Cancer Stem Cells

Cancer, specifically solid tumors, may be viewed as a two-compartment, three-dimensional model. On the surface of the tumor are cancer cells that lie adjacent to the blood supply; these cells are well-nourished and have little need to develop mechanisms to stay alive. The core of the tumor commonly lacks sufficient blood supply; these cells in the core are poorly nourished and must develop mechanisms to survive. These core cells tend to feed on sugar through a method known as glycolysis. Glycolysis allows the cancer cell to develop energy without the presence of oxygen. These cells tend to be extremely hardy and resistant to chemotherapy and radiation. In addition, because of their poor blood supply, they are usually not exposed to high levels of chemotherapy. In the core, as well as non-core regions that are poorly vascularized, is where we often find quiescent, or resting, cancer cells, as well as the cancer stem cells. It is the cancer stem cells that have the ability to self-renew. Conventional cancer treatment for advanced stage cancers consist of maximum tolerated dose chemotherapy, as well as radiation for local control. Unfortunately, five year survival for the advanced stage solid tumors has minimally improved over the last 50 years (Morgan G, Ward R, Barton M, Clinical Oncology, 2004), despite the development of targeted drugs and targeted agents. Recent studies have elucidated the mechanisms for the inability to improve survival with advanced-stage solid tumors.

Chemotherapy kills the rapidly dividing cells on the surface of the tumor, while leaving the cells in the inner core unscathed. With time, those inner-core cells, as well as the cancer stem cells will re-proliferate a new tumor that has produced daughter cells that are now extremely hardy and chemo resistant. Further studies have revealed that repeated chemotherapy and radiation treatments, given in the maximum tolerated dose fashion, actually induce daughter cells to acquire stem like properties. The end result of conventional therapy is to make a more aggressive cancer by increasing the pool of cancer stem cells, as well as increasing the pool of chemotherapy resistant cells. The patient initially improves with treatment because significant tumor burden is decreased; unfortunately, the tumor that has been killed consists only of the daughter cells. In a short time, the more resistant and aggressive cancer, which now contains more cancer stem cells, will rapidly progress and metastasize.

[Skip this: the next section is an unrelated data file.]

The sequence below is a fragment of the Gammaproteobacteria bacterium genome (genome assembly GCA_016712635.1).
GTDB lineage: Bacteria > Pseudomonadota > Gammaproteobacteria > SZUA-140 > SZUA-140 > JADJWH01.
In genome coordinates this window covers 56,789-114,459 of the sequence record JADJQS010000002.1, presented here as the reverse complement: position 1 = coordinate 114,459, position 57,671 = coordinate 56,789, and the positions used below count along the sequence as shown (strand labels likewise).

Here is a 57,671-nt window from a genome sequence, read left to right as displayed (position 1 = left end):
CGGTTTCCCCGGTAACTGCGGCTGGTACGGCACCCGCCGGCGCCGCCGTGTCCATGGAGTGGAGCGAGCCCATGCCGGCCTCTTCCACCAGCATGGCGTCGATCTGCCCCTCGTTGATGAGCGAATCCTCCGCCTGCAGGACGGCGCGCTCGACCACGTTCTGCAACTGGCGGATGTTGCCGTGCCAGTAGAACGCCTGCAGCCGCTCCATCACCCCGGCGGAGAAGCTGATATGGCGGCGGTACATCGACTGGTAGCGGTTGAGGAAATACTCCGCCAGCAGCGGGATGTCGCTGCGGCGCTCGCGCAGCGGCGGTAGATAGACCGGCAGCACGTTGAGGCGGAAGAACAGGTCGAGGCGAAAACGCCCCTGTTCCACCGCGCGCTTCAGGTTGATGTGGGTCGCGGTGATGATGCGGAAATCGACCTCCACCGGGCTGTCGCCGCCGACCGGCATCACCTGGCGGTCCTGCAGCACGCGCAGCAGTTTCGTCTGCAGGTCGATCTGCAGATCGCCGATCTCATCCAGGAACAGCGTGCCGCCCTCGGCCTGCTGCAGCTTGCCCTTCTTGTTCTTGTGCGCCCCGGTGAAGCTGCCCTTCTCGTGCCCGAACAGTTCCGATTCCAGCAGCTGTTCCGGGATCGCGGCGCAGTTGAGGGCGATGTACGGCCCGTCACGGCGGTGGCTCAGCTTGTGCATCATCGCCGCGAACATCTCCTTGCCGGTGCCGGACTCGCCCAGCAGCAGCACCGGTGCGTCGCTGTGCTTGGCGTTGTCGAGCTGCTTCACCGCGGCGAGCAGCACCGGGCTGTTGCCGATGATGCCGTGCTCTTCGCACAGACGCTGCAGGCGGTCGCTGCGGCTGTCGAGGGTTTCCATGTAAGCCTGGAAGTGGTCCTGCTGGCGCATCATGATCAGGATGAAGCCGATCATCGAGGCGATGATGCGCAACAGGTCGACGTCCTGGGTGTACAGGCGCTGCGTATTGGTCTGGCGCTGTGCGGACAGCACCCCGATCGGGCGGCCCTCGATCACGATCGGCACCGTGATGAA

So, we need to consider a new paradigm; if we are to have success in treating advanced stage solid tumors, we must not only treat the daughter cells that are adjacent to adequate blood supply but we must also treat the cancer stem cells and the chemo-resistant cells. To learn if ICT's cancer treatment services are appropriate for you or to arrange an appointment, please call (561) 886-0976.